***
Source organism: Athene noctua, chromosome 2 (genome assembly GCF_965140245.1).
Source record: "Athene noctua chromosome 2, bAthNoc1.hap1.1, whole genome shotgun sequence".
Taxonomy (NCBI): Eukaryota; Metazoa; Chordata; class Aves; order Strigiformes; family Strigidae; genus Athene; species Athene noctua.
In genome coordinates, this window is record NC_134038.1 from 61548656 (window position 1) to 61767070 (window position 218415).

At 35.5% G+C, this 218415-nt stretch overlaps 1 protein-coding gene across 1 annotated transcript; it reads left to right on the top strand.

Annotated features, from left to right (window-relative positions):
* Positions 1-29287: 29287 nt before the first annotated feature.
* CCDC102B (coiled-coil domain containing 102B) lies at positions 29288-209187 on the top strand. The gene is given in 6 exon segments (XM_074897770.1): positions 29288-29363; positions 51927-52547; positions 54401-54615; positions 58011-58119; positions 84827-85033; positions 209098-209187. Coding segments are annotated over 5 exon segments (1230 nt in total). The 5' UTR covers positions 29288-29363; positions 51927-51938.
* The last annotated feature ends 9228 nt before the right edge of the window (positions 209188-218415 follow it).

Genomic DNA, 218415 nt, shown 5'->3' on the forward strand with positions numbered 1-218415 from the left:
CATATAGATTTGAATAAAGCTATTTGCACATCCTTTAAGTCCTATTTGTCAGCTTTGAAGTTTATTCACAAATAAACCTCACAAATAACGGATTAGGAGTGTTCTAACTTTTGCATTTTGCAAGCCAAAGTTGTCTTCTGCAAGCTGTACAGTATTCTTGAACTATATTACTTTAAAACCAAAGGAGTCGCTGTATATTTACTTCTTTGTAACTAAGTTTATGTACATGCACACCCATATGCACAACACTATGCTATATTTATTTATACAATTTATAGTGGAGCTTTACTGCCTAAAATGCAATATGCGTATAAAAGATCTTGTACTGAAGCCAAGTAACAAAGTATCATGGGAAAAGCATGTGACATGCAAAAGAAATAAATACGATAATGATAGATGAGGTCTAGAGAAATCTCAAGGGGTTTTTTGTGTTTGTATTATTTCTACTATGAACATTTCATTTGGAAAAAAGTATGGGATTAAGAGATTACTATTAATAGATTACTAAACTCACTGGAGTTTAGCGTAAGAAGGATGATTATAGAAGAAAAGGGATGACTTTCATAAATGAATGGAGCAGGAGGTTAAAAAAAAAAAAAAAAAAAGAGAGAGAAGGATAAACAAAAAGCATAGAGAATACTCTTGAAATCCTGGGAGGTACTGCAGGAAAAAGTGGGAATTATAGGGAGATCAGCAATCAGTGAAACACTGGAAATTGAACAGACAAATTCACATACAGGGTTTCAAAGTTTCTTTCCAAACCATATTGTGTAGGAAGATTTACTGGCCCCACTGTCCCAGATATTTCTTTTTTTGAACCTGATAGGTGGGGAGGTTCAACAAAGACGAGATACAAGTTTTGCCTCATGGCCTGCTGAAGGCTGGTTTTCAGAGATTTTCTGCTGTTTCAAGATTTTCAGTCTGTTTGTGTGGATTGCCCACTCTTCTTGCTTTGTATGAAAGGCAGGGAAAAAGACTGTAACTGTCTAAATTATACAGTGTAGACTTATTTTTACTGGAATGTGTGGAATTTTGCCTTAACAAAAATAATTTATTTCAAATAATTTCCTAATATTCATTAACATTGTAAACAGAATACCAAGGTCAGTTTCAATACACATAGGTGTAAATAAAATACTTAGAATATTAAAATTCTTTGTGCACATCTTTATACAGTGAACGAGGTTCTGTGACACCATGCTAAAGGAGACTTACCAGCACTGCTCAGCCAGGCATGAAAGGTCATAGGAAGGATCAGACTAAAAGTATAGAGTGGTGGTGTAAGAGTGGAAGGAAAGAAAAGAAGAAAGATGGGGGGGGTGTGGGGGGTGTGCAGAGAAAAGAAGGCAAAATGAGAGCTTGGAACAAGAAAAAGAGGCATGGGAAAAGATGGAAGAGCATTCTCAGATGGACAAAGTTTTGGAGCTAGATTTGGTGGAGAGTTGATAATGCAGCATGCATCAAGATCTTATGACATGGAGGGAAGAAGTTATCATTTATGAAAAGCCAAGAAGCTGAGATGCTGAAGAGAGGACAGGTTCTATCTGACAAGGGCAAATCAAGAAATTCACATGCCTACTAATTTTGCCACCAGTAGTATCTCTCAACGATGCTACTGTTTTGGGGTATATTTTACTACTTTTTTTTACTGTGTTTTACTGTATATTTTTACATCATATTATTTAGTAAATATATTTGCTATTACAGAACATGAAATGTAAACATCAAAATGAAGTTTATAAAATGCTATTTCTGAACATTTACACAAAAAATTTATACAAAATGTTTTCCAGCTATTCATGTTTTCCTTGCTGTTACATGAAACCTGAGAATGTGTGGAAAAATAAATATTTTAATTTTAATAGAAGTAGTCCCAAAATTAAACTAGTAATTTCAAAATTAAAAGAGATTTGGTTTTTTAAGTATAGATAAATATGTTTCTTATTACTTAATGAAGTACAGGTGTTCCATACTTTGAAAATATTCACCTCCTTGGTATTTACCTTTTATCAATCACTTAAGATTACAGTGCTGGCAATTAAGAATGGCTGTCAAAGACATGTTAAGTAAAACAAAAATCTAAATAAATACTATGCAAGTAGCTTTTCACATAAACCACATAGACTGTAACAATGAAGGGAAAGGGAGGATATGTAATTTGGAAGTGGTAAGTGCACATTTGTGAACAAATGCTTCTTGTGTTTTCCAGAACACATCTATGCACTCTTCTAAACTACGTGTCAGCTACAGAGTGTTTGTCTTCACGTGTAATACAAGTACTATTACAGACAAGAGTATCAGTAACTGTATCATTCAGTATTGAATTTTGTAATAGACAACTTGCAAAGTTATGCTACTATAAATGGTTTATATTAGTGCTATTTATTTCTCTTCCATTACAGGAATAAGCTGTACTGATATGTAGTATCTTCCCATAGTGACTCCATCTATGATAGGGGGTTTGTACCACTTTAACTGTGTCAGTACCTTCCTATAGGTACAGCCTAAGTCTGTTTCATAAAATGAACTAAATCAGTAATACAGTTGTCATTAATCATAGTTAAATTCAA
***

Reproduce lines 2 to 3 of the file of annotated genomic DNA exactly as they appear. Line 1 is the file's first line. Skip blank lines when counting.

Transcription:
Source record: "Athene noctua chromosome 2, bAthNoc1.hap1.1, whole genome shotgun sequence".
Taxonomy (NCBI): Eukaryota; Metazoa; Chordata; class Aves; order Strigiformes; family Strigidae; genus Athene; species Athene noctua.